To your "hardcore droid (sic)" comment, I have to completely disagree with you. A lot of us know that developers are struggling a bit to make a comfortable amount on the Market and we support them in any way we can. If the app is a well-made app that delivers, there are no problems handing over a few dollars to have them continue to provide and improve the app.



    But the real "hardcore" crowd are the ones that use all the custom ROMs developers create. Many of whom are just college students working in-between stressful classes. And we have no issues donating money to them in support of their hard work to get us the latest OS updates when carriers like Verizon or the OEMs lag.



    One of the biggest forums for hardcore Android users is www.alldroid.org. I challenge you to sign up there and make the same comment you made about the "hardcore droid (sic)" crowd in any of the developer threads.
  • Reply 228 of 233
    nhtnht Posts: 4,377member
    Quote:
    Originally Posted by AsianBob View Post


    Younger still does not necessarily mean that they know what torrents are or how to use them. Just because the younger generation grew up using Limewire, doesn't mean that every single one of them used it or knew how to use it. Have you considered that there might be young people that decided to focus on things other than torrent sites?



    Do you actually know any young people? Or ever torrented? Because this isn't some arcane unix thing that only geeks do.



    Quote:

    Yes, I agree that once you do do it, it's not at all hard to find an .apk. This requires the person to want to make that step in the first place. Going back to your statement about being not inclined to go through the trouble for a $1.99 app. What makes you believe that the Android crowd is any more inclined to steal them if you claim the iPhone jailbreakers aren't?



    Younger with less income than old farts like me. $1.99 is nothing to me even if I bought a hundred of the things. When I was in college $1.99 is one (or two) less pitcher(s) of beer on Friday.



    Now I can afford beer and apps without thinking about it.



    Quote:

    Another question to ask is: If it's really as easy as you make it out to steal .apks, then why aren't we hearing more of it from the tech websites or Google? Essentially, why aren't more and more people doing it?



    http://lmgtfy.com/?q=android+piracy



    Gee that was hard. iOS piracy is simply considered far less of an issue for devs than on android. Thank god I'm not a android market dev but an enterprise android dev and can avoid all that market idiocy even if I make no revenue. All of my market apps would likely be free anyway and open sourced unless I wrote a game or something.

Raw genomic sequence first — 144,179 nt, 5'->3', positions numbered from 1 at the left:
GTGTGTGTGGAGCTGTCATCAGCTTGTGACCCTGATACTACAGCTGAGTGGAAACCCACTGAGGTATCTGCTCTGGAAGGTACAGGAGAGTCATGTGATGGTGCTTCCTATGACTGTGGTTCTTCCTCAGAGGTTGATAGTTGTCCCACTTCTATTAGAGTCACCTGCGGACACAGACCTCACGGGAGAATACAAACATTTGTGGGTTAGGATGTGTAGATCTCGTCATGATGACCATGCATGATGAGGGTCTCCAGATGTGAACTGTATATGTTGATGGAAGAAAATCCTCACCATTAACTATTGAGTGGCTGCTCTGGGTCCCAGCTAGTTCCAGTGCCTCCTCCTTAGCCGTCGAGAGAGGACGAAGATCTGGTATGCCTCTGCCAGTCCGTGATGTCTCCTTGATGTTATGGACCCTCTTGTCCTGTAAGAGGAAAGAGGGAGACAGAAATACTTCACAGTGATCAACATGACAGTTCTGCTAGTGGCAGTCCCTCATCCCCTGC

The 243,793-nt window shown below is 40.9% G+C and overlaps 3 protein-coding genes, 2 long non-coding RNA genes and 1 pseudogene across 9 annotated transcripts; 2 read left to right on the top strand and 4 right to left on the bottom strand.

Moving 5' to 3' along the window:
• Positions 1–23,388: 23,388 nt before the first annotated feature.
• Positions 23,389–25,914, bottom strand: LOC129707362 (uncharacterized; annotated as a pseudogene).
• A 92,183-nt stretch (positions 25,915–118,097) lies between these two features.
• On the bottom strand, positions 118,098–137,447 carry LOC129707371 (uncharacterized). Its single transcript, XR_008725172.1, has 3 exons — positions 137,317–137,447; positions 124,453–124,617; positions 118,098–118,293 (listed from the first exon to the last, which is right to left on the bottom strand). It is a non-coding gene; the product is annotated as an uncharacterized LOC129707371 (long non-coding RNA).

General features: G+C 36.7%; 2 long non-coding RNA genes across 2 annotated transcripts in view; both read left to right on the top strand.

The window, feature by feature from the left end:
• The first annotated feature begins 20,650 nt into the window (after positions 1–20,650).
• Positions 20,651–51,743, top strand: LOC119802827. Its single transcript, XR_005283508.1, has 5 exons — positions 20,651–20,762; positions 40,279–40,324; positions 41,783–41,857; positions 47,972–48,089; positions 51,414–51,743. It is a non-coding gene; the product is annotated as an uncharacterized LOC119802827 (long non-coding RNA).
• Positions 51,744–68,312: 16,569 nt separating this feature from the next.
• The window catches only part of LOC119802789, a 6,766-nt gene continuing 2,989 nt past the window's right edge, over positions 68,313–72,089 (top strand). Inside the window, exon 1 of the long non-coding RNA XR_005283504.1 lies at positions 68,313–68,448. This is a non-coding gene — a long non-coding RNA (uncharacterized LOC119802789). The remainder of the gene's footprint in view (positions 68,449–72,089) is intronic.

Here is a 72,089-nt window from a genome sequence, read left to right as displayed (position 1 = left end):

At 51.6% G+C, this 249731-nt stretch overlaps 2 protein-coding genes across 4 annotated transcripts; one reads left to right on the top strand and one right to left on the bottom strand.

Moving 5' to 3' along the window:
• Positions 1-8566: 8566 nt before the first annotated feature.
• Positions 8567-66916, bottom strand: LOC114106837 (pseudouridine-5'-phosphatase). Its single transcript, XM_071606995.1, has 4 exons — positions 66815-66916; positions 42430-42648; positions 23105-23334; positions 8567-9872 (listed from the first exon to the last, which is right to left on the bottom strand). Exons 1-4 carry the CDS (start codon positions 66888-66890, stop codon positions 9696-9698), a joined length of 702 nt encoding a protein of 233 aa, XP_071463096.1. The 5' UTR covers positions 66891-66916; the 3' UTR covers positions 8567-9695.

Quote:

    To your "hardcore droid (sic)" comment, I have to completely disagree with you. A lot of us know that developers are struggling a bit to make a comfortable amount on the Market and we support them in any way we can. If the app is a well-made app that delivers, there are no problems handing over a few dollars to have them continue to provide and improve the app.



    I'm talking about folks with a religious view on software. Disagree all you want but there are a lot of linux folks using Android because it is "free" and a deep seated bias against proprietary software which 90% of app are. Some of these folks have a pirated copy of Windows to dual boot into for games or whatever. Loading a few proprietary .apks is just shafting those evil closed source people out to sabotage their precious freedoms.



    Okay, mostly these types of FSF zealots are kids but that also ties into that "lack-o-money" aspect. This provides them some ethical top cover for piracy.
  • Reply 229 of 233
    Quote:
    Originally Posted by nht View Post


    Do you actually know any young people? Or ever torrented? Because this isn't some arcane unix thing that only geeks do.



    If you must know, I'm 25. And I have indeed used torrents before. I understand it's not something only geeks do.



    Quote:

    Younger with less income than old farts like me. $1.99 is nothing to me even if I bought a hundred of the things. When I was in college $1.99 is one (or two) less pitcher(s) of beer on Friday.



    Now I can afford beer and apps without thinking about it.



    And what makes you think that us younger folk are scraping the bottom of the barrel? I graduated college a few years ago and there are plenty of opportunities to earn money, especially while working for the college itself. Believe it or not, not all of us look at the $1.99 as beer money. Besides, the Market's 24 hour refund period ensures that if it ends up not meeting your needs, then you can get your money back.



    Also, consider purchasing a smartphone on Verizon, for example. You would have to put down $299.99 + tax up front. And foot an $80 bill month to month. If you can foot this expense, then apps that cost a few dollars will be nothing. Otherwise, you have more important things that money should be going towards than a smartphone.



    Quote:

    http://lmgtfy.com/?q=android+piracy